Tuesday, 16 May 2017

Donald Trump 'shared highly classified information with Russian officials'

Donald Trump allegedly revealed highly classified information to Russian foreign minster Sergei Lavrov and Russian ambassador Sergey Kislyak in an Oval Office meeting last week.
The Washington Post reported on Monday that Trump shared details of intelligence gathered of an Isis threat that had been closely guarded within the United States government and among close US allies.
The report said that while Trump did not describe the specific source used to gather the intelligence, he provided highly classified details, apparently connected to an Isis plot related to the use of laptops on board passenger aircraft.
The information shared with the Russians is said to have jeopardised a critical intelligence source and been revealed without the consent of the US partner that provided the information to the US.
The meeting, which took place a day after Trump fired FBI director James Comey over what president called “this Russia thing”, has been plagued by controversy. Questions were asked about the  timing of the meeting, as well as the fact that while American reporters were not given any access to the Oval Office, Russian state media was, and took a number of photographs of Trump entertaining Lavrov and Kislyak.
The report of Trump’s indiscretion drew immediate criticism across party lines. David Kochel, Jeb Bush’s top strategist in the 2016 presidential campaign, tweeted: “John McCain probably revealed less to the KGB in 5+ years of torture at the Hanoi Hilton than Trump did in 5 minutes in the Oval.”
Mark Warner, the senior Democrat on the Senate intelligence committee, tweeted: “If true, this is a slap in the face to the intel community. Risking sources and methods is inexcusable, particularly with the Russians.”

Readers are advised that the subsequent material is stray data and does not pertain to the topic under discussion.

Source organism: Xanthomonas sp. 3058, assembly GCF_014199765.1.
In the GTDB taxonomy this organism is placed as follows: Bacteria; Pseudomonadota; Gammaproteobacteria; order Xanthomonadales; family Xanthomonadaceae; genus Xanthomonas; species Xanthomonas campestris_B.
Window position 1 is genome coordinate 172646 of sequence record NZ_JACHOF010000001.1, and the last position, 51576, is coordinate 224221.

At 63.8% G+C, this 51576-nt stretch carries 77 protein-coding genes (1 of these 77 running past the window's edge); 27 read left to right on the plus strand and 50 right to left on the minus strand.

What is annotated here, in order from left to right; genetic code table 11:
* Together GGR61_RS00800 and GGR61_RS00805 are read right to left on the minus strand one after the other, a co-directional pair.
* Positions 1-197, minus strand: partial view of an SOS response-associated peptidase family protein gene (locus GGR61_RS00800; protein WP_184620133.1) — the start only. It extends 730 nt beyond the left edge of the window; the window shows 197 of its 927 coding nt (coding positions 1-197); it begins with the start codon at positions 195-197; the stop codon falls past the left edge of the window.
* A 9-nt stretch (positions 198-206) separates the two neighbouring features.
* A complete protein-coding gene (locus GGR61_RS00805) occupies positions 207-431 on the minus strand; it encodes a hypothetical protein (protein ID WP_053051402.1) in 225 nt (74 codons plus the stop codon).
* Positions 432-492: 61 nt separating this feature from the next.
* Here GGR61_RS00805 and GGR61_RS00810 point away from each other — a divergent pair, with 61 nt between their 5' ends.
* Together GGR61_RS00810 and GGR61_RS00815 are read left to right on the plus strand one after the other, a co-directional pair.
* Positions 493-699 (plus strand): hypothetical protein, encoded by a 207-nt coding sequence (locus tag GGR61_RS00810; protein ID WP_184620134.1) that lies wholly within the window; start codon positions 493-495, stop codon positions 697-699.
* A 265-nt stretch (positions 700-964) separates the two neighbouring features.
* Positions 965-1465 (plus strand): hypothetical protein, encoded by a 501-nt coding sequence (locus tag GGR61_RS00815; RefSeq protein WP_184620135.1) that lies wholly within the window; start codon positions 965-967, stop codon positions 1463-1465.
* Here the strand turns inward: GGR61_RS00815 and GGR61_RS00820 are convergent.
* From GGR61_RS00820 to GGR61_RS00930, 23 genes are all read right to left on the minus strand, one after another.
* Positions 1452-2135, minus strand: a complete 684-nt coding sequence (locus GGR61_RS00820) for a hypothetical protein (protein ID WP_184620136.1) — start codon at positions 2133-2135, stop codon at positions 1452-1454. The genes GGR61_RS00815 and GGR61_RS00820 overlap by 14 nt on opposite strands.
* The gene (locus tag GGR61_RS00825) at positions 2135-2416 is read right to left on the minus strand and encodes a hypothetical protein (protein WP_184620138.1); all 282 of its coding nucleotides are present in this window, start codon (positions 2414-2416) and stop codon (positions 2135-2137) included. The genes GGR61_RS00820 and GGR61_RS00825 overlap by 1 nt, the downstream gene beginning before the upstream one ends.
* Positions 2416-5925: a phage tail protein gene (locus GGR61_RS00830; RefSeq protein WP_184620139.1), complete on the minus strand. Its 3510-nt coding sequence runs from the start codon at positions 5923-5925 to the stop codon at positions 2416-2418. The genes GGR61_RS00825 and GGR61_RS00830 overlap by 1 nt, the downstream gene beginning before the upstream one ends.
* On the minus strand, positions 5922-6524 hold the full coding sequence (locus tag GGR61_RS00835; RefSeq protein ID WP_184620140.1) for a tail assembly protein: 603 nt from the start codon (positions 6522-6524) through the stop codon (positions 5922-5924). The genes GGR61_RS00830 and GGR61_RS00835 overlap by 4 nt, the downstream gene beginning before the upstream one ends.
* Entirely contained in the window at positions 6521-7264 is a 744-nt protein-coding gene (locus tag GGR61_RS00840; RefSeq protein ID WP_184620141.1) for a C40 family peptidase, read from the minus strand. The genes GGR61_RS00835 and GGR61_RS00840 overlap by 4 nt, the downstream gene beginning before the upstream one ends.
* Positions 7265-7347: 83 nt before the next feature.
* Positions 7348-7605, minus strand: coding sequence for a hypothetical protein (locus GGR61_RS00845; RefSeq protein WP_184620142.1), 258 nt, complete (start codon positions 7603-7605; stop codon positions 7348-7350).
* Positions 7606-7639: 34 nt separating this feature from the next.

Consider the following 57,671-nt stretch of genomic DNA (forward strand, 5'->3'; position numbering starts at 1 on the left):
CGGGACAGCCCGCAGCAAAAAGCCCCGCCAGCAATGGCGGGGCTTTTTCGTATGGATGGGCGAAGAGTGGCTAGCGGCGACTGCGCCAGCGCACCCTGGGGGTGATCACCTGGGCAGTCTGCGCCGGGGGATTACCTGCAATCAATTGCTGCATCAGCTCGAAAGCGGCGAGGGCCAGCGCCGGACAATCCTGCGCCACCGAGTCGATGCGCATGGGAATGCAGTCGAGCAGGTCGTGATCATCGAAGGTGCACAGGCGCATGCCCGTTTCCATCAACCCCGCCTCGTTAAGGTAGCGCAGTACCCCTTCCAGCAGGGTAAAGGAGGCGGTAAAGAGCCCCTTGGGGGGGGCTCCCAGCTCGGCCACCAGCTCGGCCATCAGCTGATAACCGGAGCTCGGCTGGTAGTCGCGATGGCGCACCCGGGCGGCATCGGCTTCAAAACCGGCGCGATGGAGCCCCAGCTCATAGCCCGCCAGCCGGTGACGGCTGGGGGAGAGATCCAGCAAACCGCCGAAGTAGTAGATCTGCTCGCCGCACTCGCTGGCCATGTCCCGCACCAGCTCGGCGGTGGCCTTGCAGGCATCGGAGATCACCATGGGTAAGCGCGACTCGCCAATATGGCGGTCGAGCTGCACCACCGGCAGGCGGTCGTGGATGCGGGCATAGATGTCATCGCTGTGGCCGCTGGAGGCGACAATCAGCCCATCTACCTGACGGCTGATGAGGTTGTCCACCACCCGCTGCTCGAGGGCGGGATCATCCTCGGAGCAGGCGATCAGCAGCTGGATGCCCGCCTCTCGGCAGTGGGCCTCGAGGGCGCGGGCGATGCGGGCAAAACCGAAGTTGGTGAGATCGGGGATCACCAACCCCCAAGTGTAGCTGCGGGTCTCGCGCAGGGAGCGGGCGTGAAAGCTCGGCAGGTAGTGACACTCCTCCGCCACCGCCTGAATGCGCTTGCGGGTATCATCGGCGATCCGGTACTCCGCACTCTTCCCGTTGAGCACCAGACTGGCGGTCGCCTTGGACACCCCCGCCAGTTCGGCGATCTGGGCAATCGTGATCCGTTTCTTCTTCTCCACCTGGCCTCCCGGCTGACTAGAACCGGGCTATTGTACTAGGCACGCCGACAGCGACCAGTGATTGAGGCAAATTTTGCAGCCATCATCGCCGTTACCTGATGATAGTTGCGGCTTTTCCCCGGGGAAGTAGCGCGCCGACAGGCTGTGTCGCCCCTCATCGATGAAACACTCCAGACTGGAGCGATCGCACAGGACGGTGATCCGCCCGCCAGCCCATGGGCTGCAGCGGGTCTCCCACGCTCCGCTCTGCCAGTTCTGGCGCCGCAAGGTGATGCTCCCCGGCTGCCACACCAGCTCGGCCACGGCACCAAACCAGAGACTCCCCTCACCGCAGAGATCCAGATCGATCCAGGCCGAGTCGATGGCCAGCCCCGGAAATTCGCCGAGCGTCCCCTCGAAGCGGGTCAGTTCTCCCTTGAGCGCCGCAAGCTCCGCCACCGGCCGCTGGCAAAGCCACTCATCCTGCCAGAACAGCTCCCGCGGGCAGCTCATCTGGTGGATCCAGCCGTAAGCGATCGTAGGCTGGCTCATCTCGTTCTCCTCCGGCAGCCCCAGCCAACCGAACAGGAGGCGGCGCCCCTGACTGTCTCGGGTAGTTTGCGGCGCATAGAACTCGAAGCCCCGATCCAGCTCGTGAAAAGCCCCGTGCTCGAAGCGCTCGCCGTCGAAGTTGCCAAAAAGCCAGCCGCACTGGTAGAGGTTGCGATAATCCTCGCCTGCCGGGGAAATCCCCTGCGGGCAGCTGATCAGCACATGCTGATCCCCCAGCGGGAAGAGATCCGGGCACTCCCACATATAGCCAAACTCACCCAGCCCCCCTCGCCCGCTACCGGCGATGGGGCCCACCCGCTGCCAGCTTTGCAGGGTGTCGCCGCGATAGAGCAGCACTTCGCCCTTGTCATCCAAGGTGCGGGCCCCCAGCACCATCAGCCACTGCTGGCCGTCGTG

Trump’s apparent sharing of classified information with Russia is particularly noteworthy after he spent much of the presidential campaign criticizing Hillary Clinton for her use of an unsecured email server.
During the election campaign, Trump tweeted that Clinton’s “extremely careless … handling” of classified information made her “not fit” for office.
The breach of security protocols by the president comes against the backdrop of persistent calls for an independent counsel to oversee an investigation into the way Russia mounted an extensive cyberwarfare operation to influence the presidential election.
The Democratic National Comittee, which suffered damaging hacks during the campaign, issued a statement that read: “Russia no longer has to spy on us to get information – they just ask President Trump and he spills the beans with highly classified information that jeopardizes our national security and hurts our relationships with allies.
“If Trump weren’t president, his dangerous disclosure to Russia could end with him in handcuffs.”
The White House did not respond to a request for comment from the Guardian. 

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